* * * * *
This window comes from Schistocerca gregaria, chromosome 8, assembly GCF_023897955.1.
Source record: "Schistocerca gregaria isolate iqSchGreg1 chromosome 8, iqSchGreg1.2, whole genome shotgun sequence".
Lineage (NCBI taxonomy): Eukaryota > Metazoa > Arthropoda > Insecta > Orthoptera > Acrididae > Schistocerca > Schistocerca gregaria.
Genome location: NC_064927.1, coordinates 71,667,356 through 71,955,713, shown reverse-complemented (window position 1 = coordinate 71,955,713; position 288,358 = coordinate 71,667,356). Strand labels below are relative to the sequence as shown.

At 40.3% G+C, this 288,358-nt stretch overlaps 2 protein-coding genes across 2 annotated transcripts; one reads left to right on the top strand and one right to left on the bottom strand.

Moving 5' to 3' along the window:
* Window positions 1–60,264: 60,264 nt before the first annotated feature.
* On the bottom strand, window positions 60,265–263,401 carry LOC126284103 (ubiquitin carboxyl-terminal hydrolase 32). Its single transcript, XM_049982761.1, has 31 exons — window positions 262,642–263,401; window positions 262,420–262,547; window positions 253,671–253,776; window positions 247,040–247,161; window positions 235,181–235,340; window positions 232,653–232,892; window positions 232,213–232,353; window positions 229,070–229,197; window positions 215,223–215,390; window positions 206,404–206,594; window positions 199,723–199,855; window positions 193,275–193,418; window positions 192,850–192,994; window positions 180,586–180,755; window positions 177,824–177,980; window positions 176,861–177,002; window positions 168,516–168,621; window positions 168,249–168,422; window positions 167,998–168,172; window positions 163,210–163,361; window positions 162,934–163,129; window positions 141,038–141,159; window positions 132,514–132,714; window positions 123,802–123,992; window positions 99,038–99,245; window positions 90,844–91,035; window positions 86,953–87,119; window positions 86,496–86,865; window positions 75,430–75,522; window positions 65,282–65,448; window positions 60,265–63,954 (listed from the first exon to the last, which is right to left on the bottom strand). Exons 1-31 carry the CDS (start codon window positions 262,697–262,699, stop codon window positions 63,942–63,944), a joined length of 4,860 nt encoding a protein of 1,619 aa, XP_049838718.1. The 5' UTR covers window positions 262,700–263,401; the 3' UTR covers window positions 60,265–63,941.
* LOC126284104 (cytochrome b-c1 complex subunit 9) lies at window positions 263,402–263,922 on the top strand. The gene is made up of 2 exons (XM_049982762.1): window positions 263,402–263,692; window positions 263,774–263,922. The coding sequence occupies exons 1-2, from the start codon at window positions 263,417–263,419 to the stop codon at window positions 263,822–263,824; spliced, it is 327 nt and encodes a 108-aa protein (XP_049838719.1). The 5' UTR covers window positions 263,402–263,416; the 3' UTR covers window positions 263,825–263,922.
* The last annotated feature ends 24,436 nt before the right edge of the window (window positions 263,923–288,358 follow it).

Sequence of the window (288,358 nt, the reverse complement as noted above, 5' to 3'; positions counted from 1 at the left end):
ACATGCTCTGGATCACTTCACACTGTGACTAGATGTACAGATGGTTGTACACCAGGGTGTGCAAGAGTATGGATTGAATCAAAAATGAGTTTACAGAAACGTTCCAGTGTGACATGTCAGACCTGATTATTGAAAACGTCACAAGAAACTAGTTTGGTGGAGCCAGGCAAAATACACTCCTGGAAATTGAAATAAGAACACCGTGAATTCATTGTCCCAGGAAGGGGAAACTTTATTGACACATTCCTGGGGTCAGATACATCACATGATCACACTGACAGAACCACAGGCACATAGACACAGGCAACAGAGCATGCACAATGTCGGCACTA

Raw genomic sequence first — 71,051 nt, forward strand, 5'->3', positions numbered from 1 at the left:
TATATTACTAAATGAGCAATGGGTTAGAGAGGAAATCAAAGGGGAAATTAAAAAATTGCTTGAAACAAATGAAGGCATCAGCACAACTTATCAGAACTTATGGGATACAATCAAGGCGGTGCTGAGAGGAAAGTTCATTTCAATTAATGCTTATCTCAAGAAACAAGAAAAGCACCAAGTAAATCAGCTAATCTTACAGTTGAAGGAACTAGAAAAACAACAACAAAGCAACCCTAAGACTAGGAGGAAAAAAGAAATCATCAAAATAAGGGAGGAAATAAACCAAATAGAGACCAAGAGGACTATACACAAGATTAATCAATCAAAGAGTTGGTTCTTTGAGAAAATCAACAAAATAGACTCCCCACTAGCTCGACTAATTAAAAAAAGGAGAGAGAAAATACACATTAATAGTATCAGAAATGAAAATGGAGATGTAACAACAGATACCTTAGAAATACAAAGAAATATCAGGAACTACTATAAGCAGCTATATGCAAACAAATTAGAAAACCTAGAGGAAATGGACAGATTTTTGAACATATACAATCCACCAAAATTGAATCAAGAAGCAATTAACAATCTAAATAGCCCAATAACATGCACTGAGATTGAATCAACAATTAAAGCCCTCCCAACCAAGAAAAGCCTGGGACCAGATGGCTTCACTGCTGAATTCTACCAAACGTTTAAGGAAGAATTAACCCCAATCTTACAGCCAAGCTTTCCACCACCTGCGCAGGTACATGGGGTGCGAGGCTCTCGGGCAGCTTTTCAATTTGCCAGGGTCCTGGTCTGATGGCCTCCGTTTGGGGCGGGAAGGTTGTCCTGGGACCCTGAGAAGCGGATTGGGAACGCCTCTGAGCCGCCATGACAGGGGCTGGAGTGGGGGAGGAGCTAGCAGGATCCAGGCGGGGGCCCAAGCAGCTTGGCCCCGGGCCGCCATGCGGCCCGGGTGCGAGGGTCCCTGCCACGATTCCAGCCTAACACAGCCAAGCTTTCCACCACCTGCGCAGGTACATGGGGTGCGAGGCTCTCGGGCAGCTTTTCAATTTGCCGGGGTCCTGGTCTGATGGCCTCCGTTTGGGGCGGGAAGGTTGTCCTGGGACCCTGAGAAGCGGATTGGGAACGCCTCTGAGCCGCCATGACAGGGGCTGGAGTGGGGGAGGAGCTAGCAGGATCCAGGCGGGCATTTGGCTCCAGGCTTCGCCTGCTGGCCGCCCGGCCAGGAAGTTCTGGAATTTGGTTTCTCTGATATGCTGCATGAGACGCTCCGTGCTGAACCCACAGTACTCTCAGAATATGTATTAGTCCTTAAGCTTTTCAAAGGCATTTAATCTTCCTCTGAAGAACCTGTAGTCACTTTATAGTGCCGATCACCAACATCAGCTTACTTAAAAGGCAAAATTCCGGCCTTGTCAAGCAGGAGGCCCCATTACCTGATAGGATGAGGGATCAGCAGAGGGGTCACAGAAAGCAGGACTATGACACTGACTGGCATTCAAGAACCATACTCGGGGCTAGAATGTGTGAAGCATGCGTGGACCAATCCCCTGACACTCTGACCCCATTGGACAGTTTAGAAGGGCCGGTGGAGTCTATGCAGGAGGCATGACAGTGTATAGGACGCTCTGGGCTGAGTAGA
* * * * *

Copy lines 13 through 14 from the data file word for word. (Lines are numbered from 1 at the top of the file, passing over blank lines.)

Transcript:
Raw genomic sequence first — 71,051 nt, forward strand, 5'->3', positions numbered from 1 at the left:
TATATTACTAAATGAGCAATGGGTTAGAGAGGAAATCAAAGGGGAAATTAAAAAATTGCTTGAAACAAATGAAGGCATCAGCACAACTTATCAGAACTTATGGGATACAATCAAGGCGGTGCTGAGAGGAAAGTTCATTTCAATTAATGCTTATCTCAAGAAACAAGAAAAGCACCAAGTAAATCAGCTAATCTTACAGTTGAAGGAACTAGAAAAACAACAACAAAGCAACCCTAAGACTAGGAGGAAAAAAGAAATCATCAAAATAAGGGAGGAAATAAACCAAATAGAGACCAAGAGGACTATACACAAGATTAATCAATCAAAGAGTTGGTTCTTTGAGAAAATCAACAAAATAGACTCCCCACTAGCTCGACTAATTAAAAAAAGGAGAGAGAAAATACACATTAATAGTATCAGAAATGAAAATGGAGATGTAACAACAGATACCTTAGAAATACAAAGAAATATCAGGAACTACTATAAGCAGCTATATGCAAACAAATTAGAAAACCTAGAGGAAATGGACAGATTTTTGAACATATACAATCCACCAAAATTGAATCAAGAAGCAATTAACAATCTAAATAGCCCAATAACATGCACTGAGATTGAATCAACAATTAAAGCCCTCCCAACCAAGAAAAGCCTGGGACCAGATGGCTTCACTGCTGAATTCTACCAAACGTTTAAGGAAGAATTAACCCCAATCTTACAGCCAAGCTTTCCACCACCTGCGCAGGTACATGGGGTGCGAGGCTCTCGGGCAGCTTTTCAATTTGCCAGGGTCCTGGTCTGATGGCCTCCGTTTGGGGCGGGAAGGTTGTCCTGGGACCCTGAGAAGCGGATTGGGAACGCCTCTGAGCCGCCATGACAGGGGCTGGAGTGGGGGAGGAGCTAGCAGGATCCAGGCGGGGGCCCAAGCAGCTTGGCCCCGGGCCGCCATGCGGCCCGGGTGCGAGGGTCCCTGCCACGATTCCAGCCTAACACAGCCAAGCTTTCCACCACCTGCGCAGGTACATGGGGTGCGAGGCTCTCGGGCAGCTTTTCAATTTGCCGGGGTCCTGGTCTGATGGCCTCCGTTTGGGGCGGGAAGGTTGTCCTGGGACCCTGAGAAGCGGATTGGGAACGCCTCTGAGCCGCCATGACAGGGGCTGGAGTGGGGGAGGAGCTAGCAGGATCCAGGCGGGCATTTGGCTCCAGGCTTCGCCTGCTGGCCGCCCGGCCAGGAAGTTCTGGAATTTGGTTTCTCTGATATGCTGCATGAGACGCTCCGTGCTGAACCCACAGTACTCTCAGAATATGTATTAGTCCTTAAGCTTTTCAAAGGCATTTAATCTTCCTCTGAAGAACCTGTAGTCACTTTATAGTGCCGATCACCAACATCAGCTTACTTAAAAGGCAAAATTCCGGCCTTGTCAAGCAGGAGGCCCCATTACCTGATAGGATGAGGGATCAGCAGAGGGGTCACAGAAAGCAGGACTATGACACTGACTGGCATTCAAGAACCATACTCGGGGCTAGAATGTGTGAAGCATGCGTGGACCAATCCCCTGACACTCTGACCCCATTGGACAGTTTAGAAGGGCCGGTGGAGTCTATGCAGGAGGCATGACAGTGTATAGGACGCTCTGGGCTGAGTAGA